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Slow Provenge growth prompts Dendreon staff cull

Published on 13/09/11 at 09:20am

After months of building manufacturing capacity, US biotech Dendreon has decided to slash a quarter of its workforce - with production staff bearing the brunt of the cutbacks.

The reason for the restructuring is slower-than-expected sales of its only commercial product, the advanced prostate cancer treatment Provenge (sipuleucel-T). Dendreon had previously predicted sales of $300-400 million for the immunotherapeutic in 2011, but managed just $75 million in the first six months of the year.

A total of 500 workers will be let go in order to "align with the shift in the launch trajectory and meet the company's manufacturing requirements", said Dendreon.

The company's chief operating officer Hans Bishop will also depart the company as a consequence of the restructuring, which will cost around $21 million but should achieve savings of around $120 million a year.

The FDA approved a manufacturing facility in Atlanta for Provenge last month - the third in the company's network after sites in New Jersey and Los Angeles - and Dendreon now has much more capacity than it needs.

The company says the main obstacle to Provenge sales growth has been a steeper-than -expected learning curve among physicians in the use of the therapy, which involves taking immune cells from patients, exposing them to a prostate cancer antigen in a Dendreon production facility and re-injecting them into the patient.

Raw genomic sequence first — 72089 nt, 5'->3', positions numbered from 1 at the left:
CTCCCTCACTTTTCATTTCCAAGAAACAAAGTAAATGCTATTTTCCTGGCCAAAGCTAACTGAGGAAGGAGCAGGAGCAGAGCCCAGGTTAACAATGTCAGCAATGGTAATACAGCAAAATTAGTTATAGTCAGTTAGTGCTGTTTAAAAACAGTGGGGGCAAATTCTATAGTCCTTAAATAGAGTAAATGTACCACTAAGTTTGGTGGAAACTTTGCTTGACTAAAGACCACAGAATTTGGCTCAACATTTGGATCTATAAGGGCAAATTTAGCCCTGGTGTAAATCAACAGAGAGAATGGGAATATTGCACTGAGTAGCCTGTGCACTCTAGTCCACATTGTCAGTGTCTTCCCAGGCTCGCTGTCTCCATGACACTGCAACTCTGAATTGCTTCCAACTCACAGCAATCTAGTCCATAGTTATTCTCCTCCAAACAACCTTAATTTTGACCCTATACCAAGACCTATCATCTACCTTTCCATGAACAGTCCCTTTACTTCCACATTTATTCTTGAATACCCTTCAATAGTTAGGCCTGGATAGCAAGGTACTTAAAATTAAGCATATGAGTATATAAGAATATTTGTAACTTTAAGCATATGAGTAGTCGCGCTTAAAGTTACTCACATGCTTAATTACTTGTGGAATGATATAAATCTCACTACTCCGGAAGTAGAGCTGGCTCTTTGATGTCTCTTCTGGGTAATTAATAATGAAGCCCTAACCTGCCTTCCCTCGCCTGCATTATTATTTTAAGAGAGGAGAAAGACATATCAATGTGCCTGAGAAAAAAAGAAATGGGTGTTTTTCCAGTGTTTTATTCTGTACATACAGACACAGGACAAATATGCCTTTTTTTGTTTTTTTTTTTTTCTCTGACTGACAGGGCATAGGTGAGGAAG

There has also been a lack of clarity in the reimbursement situation for Provenge, with doctors reluctant to prescribe the treatment for fear of being left out of pocket, according to Dendreon.

In June, the Centers for Medicare and Medicaid Services (CMS) issued a billing Q-code for the product which should improve confidence for prescribers, although the company said it may take some time for the impact of this to be felt.

There are early signs growth may be improving, however, with $22 million in sales booked for the month of August.

"We believe that the improved reimbursement landscape and our comprehensive plan to educate physicians, coupled with the meaningful clinical benefit that Provenge provides to patients, creates a strong market opportunity", said Mitchell Gold, Dendreon's chief executive.

Last week, Dendreon terminated a manufacturing and supply deal with GlaxoSmithKline, which had been contracted to produce and supply the antigen used in Provenge.

Phil Taylor

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